Mario,do you mind if I chime in here?    I have and used to use several markers.   I finally bit the bullet and gave them all away except for the Veritas marking gauges.   I have two and had the chance to use the dual marking gauge a buddy has (now available with the dual pin lock to steady the shafts) and it is spectacular.   Yesterday 1/19/2019 I went to the Lee Valley site and tried to buy the stainless version like your photo above.   The dirty dogs !    That version is no longer (or maybe never was) available to the adorable Yanks to their southern border.   I really wanted that........   very kewel !    Anyway I ordered their traditional black/brass model.

If you're Canadian hurry to ur supplier and get the SS jobbie.  And then feel sorry for ur Yankee brethren to the south.

Offline Mario Turcot

  • Posts: 907
Re: Marking Gauge
« Reply #13 on: January 21, 2019, 04:22 PM »
@Valleywood I sent you a private message..

Mario,do you mind if I chime in here?    I have and used to use several markers.   I finally bit the bullet and gave them all away except for the Veritas marking gauges.   I have two and had the chance to use the dual marking gauge a buddy has (now available with the dual pin lock to steady the shafts) and it is spectacular.   Yesterday 1/19/2019 I went to the Lee Valley site and tried to buy the stainless version like your photo above.   The dirty dogs !    That version is no longer (or maybe never was) available to the adorable Yanks to their southern border.   I really wanted that........   very kewel !    Anyway I ordered their traditional black/brass model.

If you're Canadian hurry to ur supplier and get the SS jobbie.  And then feel sorry for ur Yankee brethren to the south.
Mario

Offline krudawg

  • Posts: 29
Re: Marking Gauge
« Reply #14 on: February 14, 2019, 07:45 PM »
I am looking to purchase my first marking gauge. I need one to mark tenons for a bed. One thing I am not sure yet is the difference between those two beside the dual cutters.




Do both are doing the same job? Should i get one with measurement like



Is micro adjustment useful or just a toy?

As always your input is appreciated  [cool]

Hi Mario, I'm currently enrolled at the Southwest School of Woodworking in Phoenix in "Fundamentals of Woodworking I II III.  I decided since I am retired I might as well take the course.  Anyway, my experience is with the marker in the bottom picture of your post.  I really like using it because it allows you to mark your work pieces " UNIFORMALLY"  for more accurate repeatable cuts.  I liked the ease of use.  The ones in the top photo of your post, I found that style to be more finicky and thus, preferred the pictured in the bottom of your post.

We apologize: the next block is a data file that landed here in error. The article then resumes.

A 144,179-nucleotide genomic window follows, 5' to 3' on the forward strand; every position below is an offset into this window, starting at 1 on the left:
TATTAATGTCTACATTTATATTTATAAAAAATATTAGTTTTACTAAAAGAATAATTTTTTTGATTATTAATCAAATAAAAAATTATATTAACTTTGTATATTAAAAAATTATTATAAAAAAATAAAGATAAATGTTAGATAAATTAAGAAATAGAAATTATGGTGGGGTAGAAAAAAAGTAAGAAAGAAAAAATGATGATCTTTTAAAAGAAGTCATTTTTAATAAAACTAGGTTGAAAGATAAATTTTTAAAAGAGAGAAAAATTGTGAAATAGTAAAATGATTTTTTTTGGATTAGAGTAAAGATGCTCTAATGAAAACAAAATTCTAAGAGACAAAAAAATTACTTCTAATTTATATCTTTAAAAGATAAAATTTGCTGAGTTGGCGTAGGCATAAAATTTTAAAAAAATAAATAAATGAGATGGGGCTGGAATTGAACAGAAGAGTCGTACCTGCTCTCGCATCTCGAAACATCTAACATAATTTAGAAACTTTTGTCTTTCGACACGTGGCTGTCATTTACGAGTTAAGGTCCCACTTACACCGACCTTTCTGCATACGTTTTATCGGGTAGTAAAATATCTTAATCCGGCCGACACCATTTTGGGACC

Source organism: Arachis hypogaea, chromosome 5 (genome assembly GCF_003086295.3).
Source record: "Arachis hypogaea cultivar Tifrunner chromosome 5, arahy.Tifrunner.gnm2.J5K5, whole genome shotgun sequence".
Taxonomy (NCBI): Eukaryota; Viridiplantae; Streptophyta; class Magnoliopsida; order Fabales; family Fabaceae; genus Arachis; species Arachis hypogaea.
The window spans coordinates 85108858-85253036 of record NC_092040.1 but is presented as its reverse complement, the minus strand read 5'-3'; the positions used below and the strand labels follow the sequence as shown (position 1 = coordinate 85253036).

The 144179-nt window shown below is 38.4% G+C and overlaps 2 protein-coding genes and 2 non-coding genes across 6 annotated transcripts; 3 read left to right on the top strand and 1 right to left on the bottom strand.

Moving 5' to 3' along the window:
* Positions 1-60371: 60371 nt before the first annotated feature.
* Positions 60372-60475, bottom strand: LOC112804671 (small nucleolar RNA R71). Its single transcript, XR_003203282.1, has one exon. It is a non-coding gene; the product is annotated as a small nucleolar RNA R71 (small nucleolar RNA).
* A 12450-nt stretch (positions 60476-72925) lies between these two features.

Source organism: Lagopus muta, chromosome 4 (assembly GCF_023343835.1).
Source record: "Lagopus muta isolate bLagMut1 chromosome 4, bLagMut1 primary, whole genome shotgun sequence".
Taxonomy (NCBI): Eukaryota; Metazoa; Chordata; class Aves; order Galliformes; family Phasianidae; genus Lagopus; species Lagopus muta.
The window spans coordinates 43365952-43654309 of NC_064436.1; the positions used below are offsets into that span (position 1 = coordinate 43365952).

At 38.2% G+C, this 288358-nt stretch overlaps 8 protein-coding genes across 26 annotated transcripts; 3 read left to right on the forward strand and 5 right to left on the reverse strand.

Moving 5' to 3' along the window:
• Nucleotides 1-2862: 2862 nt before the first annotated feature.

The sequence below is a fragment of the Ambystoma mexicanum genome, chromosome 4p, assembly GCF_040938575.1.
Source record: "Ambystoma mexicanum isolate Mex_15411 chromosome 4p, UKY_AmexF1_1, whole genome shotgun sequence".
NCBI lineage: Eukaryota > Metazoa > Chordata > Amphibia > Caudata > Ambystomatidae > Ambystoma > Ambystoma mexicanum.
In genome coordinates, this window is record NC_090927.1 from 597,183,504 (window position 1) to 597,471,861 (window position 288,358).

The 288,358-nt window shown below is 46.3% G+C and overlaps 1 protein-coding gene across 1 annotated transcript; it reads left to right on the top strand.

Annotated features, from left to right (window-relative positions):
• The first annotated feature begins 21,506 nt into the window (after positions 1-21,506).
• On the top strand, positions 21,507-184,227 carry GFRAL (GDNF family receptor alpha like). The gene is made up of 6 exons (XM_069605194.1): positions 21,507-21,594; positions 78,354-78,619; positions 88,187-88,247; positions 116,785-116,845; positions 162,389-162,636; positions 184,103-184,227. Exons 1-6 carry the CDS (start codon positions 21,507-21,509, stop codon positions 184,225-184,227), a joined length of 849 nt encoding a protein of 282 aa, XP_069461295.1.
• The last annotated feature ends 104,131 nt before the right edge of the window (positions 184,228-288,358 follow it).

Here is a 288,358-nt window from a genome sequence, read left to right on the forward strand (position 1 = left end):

Ted
Mft/3, DF 500, Hammer K3 Winner, DF500, TS55
Former Marine Corporal

Offline Mario Turcot

  • Posts: 907
Re: Marking Gauge
« Reply #15 on: February 14, 2019, 09:50 PM »
Ted, thank you for your advice. I ended up getting two from the last pictures and two of the 40e anniversary one  [big grin]
Mario

Offline demographic

  • Posts: 501
Re: Marking Gauge
« Reply #16 on: February 15, 2019, 02:48 PM »
The Veritas wheel marking gauges can also be used as a small impromptu router plane for cleaning up the bottom of grooves.
I like em.

Offline Mortiser

  • Posts: 39
Re: Marking Gauge
« Reply #17 on: March 03, 2019, 10:52 PM »
Ted, thank you for your advice. I ended up getting two from the last pictures and two of the 40e anniversary one  [big grin]

Mario, I see you've found some marking gauges. However, thought you might like to add to your collection with one of these...
* Twist-Lock Marking Gauge.pdf (1743.27 kB - downloaded 82 times.)

See it in action at 9:10 and at 11:40 by Frank Klausz

Rich

Offline demographic

  • Posts: 501
Re: Marking Gauge
« Reply #18 on: March 04, 2019, 02:29 PM »
I have a very old twist lock marking gauge that I found at a secondhand tool store.
Its got slightly sloppy and overtwists at some settings but it wouldn't be bard to make another shaft for it out of thick hardwood dowell.
I've  made a marking gauge years ago but that one held in place with a wedge instead of twist lock.
The shaft I made to a profile using scratchstock I made from an old power hacksaw.